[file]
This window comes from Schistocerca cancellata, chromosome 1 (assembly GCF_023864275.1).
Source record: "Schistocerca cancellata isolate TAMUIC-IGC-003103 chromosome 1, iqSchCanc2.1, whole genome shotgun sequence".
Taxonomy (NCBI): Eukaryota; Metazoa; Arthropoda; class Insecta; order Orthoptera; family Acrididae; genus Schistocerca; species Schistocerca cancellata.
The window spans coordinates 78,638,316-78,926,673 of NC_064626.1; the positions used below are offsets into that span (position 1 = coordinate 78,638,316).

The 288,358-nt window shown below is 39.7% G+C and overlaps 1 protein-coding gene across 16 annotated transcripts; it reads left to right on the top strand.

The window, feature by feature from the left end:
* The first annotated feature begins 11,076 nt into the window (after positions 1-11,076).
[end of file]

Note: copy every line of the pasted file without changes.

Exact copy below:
This window comes from Schistocerca cancellata, chromosome 1 (assembly GCF_023864275.1).
Source record: "Schistocerca cancellata isolate TAMUIC-IGC-003103 chromosome 1, iqSchCanc2.1, whole genome shotgun sequence".
Taxonomy (NCBI): Eukaryota; Metazoa; Arthropoda; class Insecta; order Orthoptera; family Acrididae; genus Schistocerca; species Schistocerca cancellata.
The window spans coordinates 78,638,316-78,926,673 of NC_064626.1; the positions used below are offsets into that span (position 1 = coordinate 78,638,316).

The 288,358-nt window shown below is 39.7% G+C and overlaps 1 protein-coding gene across 16 annotated transcripts; it reads left to right on the top strand.

The window, feature by feature from the left end:
* The first annotated feature begins 11,076 nt into the window (after positions 1-11,076).